There are few sins worse in pop culture these days than not grasping the current zeitgeist stemming out of a new (or old) piece of content. Indeed, it’s nearly blasphemous as a pop-culture writer to admit a certain ignorance with cult TV shows like Twin Peaks. It is, after all, my job to consume, analyze, criticize and then over analyze works exactly like Twin Peaks: The Return. This is a major role of criticism, I think. We help the viewer or consumer to approach a work of art with a framework, a mindset, a way of thinking that gives a starting point. Criticism begins the discussion, so to speak. I like to think I participate in this dialectic in some small way, but I have to confess that I really don’t have much to provide in the way of Twin Peaks, other than to ask: What the hell is going on?

So, here I have to give notice that I never got into the original Twin Peaks. Probably the most invested I ever got in that show was when Psych (great show, by the way) did an homage to it in one of its later seasons. Twin Peaks, to me, is like that old book someone recommended once that you went and bought, and never read. You know it’s supposed to be amazing. You know people seem to love it, but every time you pick it up, you find yourself reading two or three pages and not even paying attention to the writing, and then maybe falling asleep.

To be clear, Twin Peaks: The Return is beautiful, foreboding, enigmatic and creative in the way only cult shows, all too aware of themselves and their following, can be. It is incredibly well acted and directed.The first few episodes that I’ve watched feel more like dreamy reveries than a surrealist, deconstructed crime drama. Twin Peaks baffles me, because while I believe it’s undeniably good television, I also have no real idea of what is happening in any given scene. Now, some of this is certainly from approaching the show as a newcomer. Quite a bit of it, however, is simply that the show is weird as hell. The show is so strange, at times, that I don’t even think its strangeness can be adequately communicated. Every scene seems to have such a mingling of ideas and tropes and feelings, that one questions whether they’re misinterpreting any given line of dialogue or shot.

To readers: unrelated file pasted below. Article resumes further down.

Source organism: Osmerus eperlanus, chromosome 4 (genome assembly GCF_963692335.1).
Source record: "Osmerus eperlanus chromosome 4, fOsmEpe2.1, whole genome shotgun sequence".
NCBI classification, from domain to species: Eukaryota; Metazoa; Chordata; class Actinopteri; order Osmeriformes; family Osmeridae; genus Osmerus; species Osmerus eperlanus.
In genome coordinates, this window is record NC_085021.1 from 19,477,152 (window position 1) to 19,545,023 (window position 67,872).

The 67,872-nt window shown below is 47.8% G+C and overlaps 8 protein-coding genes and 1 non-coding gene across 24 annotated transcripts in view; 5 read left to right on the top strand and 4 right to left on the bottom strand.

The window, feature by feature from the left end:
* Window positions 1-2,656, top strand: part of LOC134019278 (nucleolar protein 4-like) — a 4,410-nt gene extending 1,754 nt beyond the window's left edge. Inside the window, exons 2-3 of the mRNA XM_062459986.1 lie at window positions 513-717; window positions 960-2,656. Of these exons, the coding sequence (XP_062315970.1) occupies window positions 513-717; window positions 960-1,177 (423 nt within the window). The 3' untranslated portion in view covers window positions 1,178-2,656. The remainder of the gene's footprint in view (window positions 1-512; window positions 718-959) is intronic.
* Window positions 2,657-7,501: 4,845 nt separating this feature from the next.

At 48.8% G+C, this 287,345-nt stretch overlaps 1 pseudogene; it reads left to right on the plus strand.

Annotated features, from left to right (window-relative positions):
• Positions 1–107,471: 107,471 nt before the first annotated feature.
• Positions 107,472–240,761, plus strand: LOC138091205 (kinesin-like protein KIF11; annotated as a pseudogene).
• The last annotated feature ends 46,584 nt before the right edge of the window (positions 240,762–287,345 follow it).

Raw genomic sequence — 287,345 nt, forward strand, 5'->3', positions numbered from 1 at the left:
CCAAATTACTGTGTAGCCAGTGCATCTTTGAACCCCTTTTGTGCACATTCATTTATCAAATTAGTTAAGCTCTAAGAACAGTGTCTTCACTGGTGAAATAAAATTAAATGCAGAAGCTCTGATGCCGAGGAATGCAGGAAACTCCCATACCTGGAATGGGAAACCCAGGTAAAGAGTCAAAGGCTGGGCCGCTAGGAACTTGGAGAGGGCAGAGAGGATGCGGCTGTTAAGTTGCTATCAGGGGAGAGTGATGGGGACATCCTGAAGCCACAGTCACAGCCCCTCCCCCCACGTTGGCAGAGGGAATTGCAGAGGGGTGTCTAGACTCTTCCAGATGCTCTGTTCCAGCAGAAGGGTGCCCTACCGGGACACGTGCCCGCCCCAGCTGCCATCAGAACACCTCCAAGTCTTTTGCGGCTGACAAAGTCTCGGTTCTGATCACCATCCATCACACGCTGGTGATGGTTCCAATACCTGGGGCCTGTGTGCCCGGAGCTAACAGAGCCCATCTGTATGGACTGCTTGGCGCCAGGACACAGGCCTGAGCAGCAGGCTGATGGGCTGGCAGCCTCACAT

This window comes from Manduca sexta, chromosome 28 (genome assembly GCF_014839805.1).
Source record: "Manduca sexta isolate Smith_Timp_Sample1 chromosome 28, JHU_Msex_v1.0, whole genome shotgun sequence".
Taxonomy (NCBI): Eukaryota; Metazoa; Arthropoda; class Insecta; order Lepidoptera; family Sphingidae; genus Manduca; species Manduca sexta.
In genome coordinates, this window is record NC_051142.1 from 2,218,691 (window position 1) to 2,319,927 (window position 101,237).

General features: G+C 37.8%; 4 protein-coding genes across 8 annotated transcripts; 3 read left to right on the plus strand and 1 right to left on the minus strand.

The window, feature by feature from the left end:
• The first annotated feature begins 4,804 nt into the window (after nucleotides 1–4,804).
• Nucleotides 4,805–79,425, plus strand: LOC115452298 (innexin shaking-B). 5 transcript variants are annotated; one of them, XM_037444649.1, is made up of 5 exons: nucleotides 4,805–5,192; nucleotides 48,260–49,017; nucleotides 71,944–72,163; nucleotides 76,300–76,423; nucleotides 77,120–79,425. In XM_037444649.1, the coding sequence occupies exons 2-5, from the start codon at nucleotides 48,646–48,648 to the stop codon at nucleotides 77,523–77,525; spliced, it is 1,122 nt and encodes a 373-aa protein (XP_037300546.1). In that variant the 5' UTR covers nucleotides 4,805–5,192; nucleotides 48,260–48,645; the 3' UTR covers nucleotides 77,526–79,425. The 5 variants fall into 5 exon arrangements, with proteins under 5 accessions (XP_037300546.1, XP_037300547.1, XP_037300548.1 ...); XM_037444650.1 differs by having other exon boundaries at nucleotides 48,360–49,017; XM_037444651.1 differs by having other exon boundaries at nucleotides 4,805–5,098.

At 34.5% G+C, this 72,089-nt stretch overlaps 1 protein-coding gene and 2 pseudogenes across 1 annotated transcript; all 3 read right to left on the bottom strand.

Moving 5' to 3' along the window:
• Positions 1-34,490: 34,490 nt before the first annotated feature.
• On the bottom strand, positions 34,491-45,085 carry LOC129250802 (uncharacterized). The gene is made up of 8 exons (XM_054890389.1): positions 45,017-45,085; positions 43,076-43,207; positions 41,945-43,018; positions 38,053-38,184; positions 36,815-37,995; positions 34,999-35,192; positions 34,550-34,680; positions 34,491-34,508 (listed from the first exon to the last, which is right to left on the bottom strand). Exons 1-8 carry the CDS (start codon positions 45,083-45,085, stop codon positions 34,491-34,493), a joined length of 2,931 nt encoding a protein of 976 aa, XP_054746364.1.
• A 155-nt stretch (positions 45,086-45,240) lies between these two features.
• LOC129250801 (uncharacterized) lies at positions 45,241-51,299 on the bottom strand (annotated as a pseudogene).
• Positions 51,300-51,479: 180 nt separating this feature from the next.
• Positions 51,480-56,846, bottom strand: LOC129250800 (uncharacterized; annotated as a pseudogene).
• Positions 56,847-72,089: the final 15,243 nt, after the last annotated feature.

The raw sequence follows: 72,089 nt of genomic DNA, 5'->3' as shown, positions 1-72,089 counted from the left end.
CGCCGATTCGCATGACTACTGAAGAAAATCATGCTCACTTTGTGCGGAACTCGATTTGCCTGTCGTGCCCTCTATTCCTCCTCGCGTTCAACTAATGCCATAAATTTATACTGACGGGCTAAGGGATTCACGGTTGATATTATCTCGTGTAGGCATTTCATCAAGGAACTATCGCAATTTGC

I immensely enjoy the gravity given to every character and moment. There is something oddly artsy and intriguing about the show’s willful campiness and oddball characters. One would think this the perfect show to encourage the kind of internet over-analyzation that I’m here to facilitate, but the effect of Twin Peaks: The Return is the opposite. I find some scenes stick with me for no apparent reason, lingering in my mind until they fade away, like a particularly vivid dream. The show defies analyzation.

A better way to few it may simply be to sit back and enjoy this oddball of a ride and deal with whatever strange destination it’s headed to for later.